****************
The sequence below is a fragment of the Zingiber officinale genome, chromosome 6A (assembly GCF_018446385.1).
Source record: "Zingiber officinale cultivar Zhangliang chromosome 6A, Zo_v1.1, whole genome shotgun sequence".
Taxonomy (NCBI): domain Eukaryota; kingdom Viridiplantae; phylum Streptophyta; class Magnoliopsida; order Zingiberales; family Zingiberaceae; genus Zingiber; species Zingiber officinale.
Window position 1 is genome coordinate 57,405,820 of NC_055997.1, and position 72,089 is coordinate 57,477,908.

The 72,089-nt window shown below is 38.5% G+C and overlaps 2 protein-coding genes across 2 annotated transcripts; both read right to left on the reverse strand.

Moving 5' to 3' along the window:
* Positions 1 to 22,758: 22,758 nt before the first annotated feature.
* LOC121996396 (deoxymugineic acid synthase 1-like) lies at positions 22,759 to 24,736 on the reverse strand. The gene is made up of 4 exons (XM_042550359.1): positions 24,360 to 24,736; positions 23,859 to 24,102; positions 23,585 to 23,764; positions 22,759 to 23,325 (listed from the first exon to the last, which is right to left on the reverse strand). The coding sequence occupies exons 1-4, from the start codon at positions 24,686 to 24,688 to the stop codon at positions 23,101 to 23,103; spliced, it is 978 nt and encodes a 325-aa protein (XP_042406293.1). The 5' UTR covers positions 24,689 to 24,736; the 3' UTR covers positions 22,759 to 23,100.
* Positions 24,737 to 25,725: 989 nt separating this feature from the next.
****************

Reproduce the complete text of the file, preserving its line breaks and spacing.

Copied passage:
The sequence below is a fragment of the Zingiber officinale genome, chromosome 6A (assembly GCF_018446385.1).
Source record: "Zingiber officinale cultivar Zhangliang chromosome 6A, Zo_v1.1, whole genome shotgun sequence".
Taxonomy (NCBI): domain Eukaryota; kingdom Viridiplantae; phylum Streptophyta; class Magnoliopsida; order Zingiberales; family Zingiberaceae; genus Zingiber; species Zingiber officinale.
Window position 1 is genome coordinate 57,405,820 of NC_055997.1, and position 72,089 is coordinate 57,477,908.

The 72,089-nt window shown below is 38.5% G+C and overlaps 2 protein-coding genes across 2 annotated transcripts; both read right to left on the reverse strand.

Moving 5' to 3' along the window:
* Positions 1 to 22,758: 22,758 nt before the first annotated feature.
* LOC121996396 (deoxymugineic acid synthase 1-like) lies at positions 22,759 to 24,736 on the reverse strand. The gene is made up of 4 exons (XM_042550359.1): positions 24,360 to 24,736; positions 23,859 to 24,102; positions 23,585 to 23,764; positions 22,759 to 23,325 (listed from the first exon to the last, which is right to left on the reverse strand). The coding sequence occupies exons 1-4, from the start codon at positions 24,686 to 24,688 to the stop codon at positions 23,101 to 23,103; spliced, it is 978 nt and encodes a 325-aa protein (XP_042406293.1). The 5' UTR covers positions 24,689 to 24,736; the 3' UTR covers positions 22,759 to 23,100.
* Positions 24,737 to 25,725: 989 nt separating this feature from the next.